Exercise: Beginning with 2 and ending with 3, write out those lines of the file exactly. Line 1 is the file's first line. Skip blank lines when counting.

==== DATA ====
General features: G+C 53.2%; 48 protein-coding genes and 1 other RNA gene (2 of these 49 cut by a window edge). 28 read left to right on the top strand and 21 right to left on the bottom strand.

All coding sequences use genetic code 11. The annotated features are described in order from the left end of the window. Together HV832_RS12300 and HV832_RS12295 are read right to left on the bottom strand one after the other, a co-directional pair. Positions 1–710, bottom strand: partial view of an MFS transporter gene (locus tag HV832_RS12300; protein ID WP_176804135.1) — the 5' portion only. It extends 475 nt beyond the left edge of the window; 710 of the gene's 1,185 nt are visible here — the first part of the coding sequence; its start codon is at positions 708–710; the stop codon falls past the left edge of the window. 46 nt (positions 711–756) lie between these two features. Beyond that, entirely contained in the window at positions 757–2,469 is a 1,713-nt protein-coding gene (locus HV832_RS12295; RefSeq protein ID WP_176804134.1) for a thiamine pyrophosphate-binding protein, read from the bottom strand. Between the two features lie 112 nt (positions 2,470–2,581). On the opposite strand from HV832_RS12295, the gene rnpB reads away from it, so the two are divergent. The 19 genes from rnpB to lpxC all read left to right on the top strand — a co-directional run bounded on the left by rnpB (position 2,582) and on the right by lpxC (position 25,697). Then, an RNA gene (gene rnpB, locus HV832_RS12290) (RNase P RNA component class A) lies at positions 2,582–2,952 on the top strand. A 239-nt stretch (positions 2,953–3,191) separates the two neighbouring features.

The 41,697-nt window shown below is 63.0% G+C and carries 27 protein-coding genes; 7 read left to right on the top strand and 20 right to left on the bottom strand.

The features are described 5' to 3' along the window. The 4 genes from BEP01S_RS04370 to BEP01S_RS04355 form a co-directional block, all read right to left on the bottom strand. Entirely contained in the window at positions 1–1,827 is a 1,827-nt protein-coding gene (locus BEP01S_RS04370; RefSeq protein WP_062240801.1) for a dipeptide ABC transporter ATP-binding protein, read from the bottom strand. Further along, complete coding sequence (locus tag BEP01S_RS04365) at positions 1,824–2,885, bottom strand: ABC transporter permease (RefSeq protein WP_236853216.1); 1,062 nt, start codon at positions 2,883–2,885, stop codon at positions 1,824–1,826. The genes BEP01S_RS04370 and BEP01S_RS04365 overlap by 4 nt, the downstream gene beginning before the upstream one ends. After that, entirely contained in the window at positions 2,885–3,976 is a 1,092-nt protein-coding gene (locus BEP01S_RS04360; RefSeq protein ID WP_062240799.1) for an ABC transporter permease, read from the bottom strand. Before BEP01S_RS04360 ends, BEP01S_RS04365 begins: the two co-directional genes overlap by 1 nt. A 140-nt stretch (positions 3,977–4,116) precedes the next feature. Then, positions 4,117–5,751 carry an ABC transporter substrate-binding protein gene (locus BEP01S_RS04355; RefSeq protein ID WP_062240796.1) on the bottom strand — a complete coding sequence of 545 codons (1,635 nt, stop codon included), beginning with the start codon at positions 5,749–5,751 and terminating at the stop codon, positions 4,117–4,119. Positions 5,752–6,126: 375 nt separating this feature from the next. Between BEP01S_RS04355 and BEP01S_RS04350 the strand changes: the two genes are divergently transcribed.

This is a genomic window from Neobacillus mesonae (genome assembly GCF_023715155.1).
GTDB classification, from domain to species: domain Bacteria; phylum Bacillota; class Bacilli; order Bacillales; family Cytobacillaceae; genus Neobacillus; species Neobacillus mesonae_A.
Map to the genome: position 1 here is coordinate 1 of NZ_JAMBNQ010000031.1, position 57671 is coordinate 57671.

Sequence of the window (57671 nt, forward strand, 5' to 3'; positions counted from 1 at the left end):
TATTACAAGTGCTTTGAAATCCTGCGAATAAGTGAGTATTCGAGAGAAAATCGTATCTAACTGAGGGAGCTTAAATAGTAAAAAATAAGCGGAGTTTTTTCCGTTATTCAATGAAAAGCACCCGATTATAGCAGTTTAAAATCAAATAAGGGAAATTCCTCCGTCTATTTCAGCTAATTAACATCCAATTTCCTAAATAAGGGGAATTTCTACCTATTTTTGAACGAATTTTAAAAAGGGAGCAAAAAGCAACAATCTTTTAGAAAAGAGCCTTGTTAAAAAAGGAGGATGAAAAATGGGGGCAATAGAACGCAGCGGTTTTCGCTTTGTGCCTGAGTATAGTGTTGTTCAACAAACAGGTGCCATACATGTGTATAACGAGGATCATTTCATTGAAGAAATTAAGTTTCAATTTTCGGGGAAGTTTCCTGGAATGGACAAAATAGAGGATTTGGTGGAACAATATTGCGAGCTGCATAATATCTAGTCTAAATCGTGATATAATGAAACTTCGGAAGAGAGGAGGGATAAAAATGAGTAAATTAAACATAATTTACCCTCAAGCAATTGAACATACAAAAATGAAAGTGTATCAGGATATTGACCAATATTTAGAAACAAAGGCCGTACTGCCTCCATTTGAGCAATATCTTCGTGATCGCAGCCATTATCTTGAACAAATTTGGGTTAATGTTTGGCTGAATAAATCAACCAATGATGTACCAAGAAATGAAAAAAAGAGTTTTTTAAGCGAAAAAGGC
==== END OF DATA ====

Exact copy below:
All coding sequences use genetic code 11. The annotated features are described in order from the left end of the window. Together HV832_RS12300 and HV832_RS12295 are read right to left on the bottom strand one after the other, a co-directional pair. Positions 1–710, bottom strand: partial view of an MFS transporter gene (locus tag HV832_RS12300; protein ID WP_176804135.1) — the 5' portion only. It extends 475 nt beyond the left edge of the window; 710 of the gene's 1,185 nt are visible here — the first part of the coding sequence; its start codon is at positions 708–710; the stop codon falls past the left edge of the window. 46 nt (positions 711–756) lie between these two features. Beyond that, entirely contained in the window at positions 757–2,469 is a 1,713-nt protein-coding gene (locus HV832_RS12295; RefSeq protein ID WP_176804134.1) for a thiamine pyrophosphate-binding protein, read from the bottom strand. Between the two features lie 112 nt (positions 2,470–2,581). On the opposite strand from HV832_RS12295, the gene rnpB reads away from it, so the two are divergent. The 19 genes from rnpB to lpxC all read left to right on the top strand — a co-directional run bounded on the left by rnpB (position 2,582) and on the right by lpxC (position 25,697). Then, an RNA gene (gene rnpB, locus HV832_RS12290) (RNase P RNA component class A) lies at positions 2,582–2,952 on the top strand. A 239-nt stretch (positions 2,953–3,191) separates the two neighbouring features.

The 41,697-nt window shown below is 63.0% G+C and carries 27 protein-coding genes; 7 read left to right on the top strand and 20 right to left on the bottom strand.